Last week, Oxford Health Plans filed its opening brief with the Supreme Court in Oxford Health Plans LLC v. Sutter. As we noted in an earlier post, even though Sutter is not an employment case, the Supreme Court’s decision will have an important effect on whether employers that have entered into arbitration agreements with their employees containing broad language requiring “all disputes” to be submitted to arbitration but no reference to class proceedings can be required to participate in “class arbitration” of employment claims.
Following the Supreme Court’s Stolt-Nielsen and Concepcion decisions, many observers believed that employers were already protected against being forced into class arbitration without clear contractual language authorizing it. Those decisions established that because class arbitration and bilateral arbitration limited to the parties of the agreement are profoundly different, a party cannot be required to participate in class arbitration unless the party has affirmatively agreed to do so.
Sutter addresses the issue whether an arbitrator may properly require class arbitration without either express contractual language providing for such a procedure or clear extrinsic (“parol”) evidence that the parties intended such a result, a question that Sutter argues was left unanswered in Stolt-Nielson. In Sutter, the plaintiff persuaded an arbitrator to interpret the arbitration clause in his agreement with Oxford Health as an agreement to engage in class arbitration. The clause reads as follows: “No civil action concerning any dispute arising under this Agreement shall be instituted before any court, and all such disputes shall be submitted to final and binding arbitration . . . ” Oxford Health argued to a district court judge and then to the Third Circuit Court of Appeals that the arbitrator’s interpretation is plainly wrong because the arbitration agreement says nothing at all about class arbitration. Both courts, however, rejected that argument, not because they agreed with the arbitrator’s decision, but because they deferred to the arbitrator’s interpretation, which read into the arbitration agreement an intent by the parties to include class arbitration.
In its Supreme Court brief, Oxford Health argues that the arbitrator’s interpretation of its arbitration clause to authorize class arbitration is so indefensible that it does not meet the requirement in Stolt-Nielsen that there be a contractual basis for finding that the parties agreed to class arbitration. “If the arbitrator’s reasoning here was sufficient to [satisfy Stolt-Nielsen],” Oxford Health argues, “then nothing short of a conclusive statement . . . precluding class arbitration . . .would permit a court to vacate an order imposing class proceedings.” (Brief for Petitioner at 34.)
Oxford Health also argues that the arbitrator’s decision that the parties agreed to class arbitration should have been subject to “meaningful review” by the district court. (Brief at 34-39.) The absence of meaningful court review, Oxford Health warns in its brief, would create two dangers. First, some arbitrators believe that if an employee’s arbitration agreement precludes a class action in court, it would be unfair to prevent the employee from pursuing class arbitration. Without real judicial review of their interpretations, arbitrators who feel this way may be tempted to interpret almost any arbitration agreement as an agreement to class arbitration. Oxford Health suggests that its arbitrator fell into this camp and that the interpretation of its arbitration clause as authorizing class arbitration was just a pretext for circumventing Stolt-Nielsen. Second, Oxford Health argues, arbitrators will often have a financial interest in whether an arbitration is a short, inexpensive individual proceeding or a high-stakes class arbitration that could last for years. Judicial oversight of their decisions about whether to allow class arbitrations is essential, Oxford Health argues, to ensure public confidence that the decisions are fair.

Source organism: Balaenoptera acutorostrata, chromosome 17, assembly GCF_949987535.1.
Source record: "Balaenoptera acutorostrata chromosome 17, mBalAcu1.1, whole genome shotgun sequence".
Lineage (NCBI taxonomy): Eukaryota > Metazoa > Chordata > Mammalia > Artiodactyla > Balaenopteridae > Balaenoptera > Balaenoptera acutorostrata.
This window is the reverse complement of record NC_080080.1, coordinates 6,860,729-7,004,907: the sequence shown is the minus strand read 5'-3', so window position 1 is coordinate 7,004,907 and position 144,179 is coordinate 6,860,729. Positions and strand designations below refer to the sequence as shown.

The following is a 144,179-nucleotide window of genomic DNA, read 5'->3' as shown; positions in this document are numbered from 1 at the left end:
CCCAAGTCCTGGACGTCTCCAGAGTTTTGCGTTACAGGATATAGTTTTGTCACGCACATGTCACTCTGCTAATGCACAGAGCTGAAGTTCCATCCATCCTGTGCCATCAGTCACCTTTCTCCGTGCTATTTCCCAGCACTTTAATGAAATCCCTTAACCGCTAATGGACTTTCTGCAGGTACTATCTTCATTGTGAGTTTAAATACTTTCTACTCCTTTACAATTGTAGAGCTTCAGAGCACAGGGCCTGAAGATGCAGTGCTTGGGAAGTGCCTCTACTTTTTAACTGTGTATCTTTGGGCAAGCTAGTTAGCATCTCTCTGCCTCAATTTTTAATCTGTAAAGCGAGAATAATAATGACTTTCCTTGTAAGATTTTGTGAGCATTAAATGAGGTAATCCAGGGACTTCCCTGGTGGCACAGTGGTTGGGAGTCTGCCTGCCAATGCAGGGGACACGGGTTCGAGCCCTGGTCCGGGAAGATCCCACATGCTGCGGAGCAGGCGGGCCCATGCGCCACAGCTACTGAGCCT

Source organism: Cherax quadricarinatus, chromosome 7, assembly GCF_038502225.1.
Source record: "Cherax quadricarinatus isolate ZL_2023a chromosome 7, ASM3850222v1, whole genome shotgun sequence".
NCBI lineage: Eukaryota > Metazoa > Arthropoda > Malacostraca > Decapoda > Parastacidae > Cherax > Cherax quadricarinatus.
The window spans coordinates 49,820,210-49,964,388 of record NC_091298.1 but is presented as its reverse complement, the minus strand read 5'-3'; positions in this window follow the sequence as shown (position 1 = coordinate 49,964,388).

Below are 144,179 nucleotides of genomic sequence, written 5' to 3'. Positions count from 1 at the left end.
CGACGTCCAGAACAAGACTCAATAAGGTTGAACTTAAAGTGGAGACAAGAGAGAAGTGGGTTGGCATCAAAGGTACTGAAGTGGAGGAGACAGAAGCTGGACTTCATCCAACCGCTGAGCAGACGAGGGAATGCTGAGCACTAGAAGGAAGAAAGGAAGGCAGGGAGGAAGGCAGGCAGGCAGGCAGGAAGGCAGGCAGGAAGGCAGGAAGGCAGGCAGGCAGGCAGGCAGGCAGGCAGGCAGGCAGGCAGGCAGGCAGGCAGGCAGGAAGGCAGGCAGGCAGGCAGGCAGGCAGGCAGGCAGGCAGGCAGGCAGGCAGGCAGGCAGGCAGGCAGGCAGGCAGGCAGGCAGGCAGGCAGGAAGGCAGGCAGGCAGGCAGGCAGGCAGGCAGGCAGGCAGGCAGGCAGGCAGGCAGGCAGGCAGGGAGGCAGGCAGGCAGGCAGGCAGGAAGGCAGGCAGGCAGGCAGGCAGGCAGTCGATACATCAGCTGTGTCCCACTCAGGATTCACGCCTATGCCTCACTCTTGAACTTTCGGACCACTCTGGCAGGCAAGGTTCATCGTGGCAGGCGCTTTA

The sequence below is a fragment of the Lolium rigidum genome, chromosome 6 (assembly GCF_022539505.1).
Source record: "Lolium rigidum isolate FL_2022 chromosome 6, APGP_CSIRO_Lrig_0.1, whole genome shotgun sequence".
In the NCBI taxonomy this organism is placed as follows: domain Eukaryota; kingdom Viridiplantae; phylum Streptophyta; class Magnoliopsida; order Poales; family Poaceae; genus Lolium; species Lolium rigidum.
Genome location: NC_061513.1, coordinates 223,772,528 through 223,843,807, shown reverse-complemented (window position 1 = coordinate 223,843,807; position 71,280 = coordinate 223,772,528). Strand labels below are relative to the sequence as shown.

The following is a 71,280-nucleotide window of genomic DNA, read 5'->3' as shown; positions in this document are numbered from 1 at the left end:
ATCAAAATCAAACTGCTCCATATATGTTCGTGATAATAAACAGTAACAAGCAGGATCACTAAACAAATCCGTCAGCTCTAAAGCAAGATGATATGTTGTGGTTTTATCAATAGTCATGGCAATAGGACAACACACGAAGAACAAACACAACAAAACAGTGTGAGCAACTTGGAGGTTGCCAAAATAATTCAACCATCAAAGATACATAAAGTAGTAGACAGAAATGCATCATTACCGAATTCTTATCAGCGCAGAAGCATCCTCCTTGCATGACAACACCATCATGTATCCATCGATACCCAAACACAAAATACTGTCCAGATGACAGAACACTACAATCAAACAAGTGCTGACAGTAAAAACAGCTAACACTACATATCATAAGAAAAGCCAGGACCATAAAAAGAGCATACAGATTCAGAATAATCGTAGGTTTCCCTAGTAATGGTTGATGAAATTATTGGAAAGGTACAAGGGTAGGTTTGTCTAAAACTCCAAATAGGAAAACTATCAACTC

In a footnote, Oxford Health makes an even more fundamental argument: it suggests that courts should determine for themselves whether the parties agreed to class arbitration. (Brief at 38 n.9.) Whether an arbitration agreement permits class arbitration, Oxford Health argues, is not an ordinary issue of contract interpretation as to which courts generally defer to arbitrators. It is more like whether an arbitration agreement covers a particular type of dispute or whether the parties agreed to arbitrate at all — issues that courts need to decide for themselves or review closely.
In summary, according to Oxford Health, the District Court and the Third Circuit were wrong to overlook the flimsiness of the arbitrator’s interpretation of its arbitration clause. A ruling by the Supreme Court in Oxford Health’s favor would close the door on efforts by plaintiffs’ counsel, sometimes against the individual interests of their clients, to expand bilateral arbitration as anticipated by the parties to broad class-wide proceedings ill-suited for arbitration. In the context of wage and hour claims, this would also eliminate the risk that FLSA collective actions could be pursued as class arbitrations without the express agreement of the parties.
The Plaintiff-Appellee’s brief is scheduled to be filed on February 21, 2103. In addition to Oxford Health’s brief, several amicus briefs were also filed last week (Chamber of Commerce), (Pacific Legal Foundation), (Voice of Defense Bar). The Supreme Court is scheduled to hear argument on March 25, 2013. A decision is expected by the end of June. We will continue to keep our readers current on developments in this case as they occur.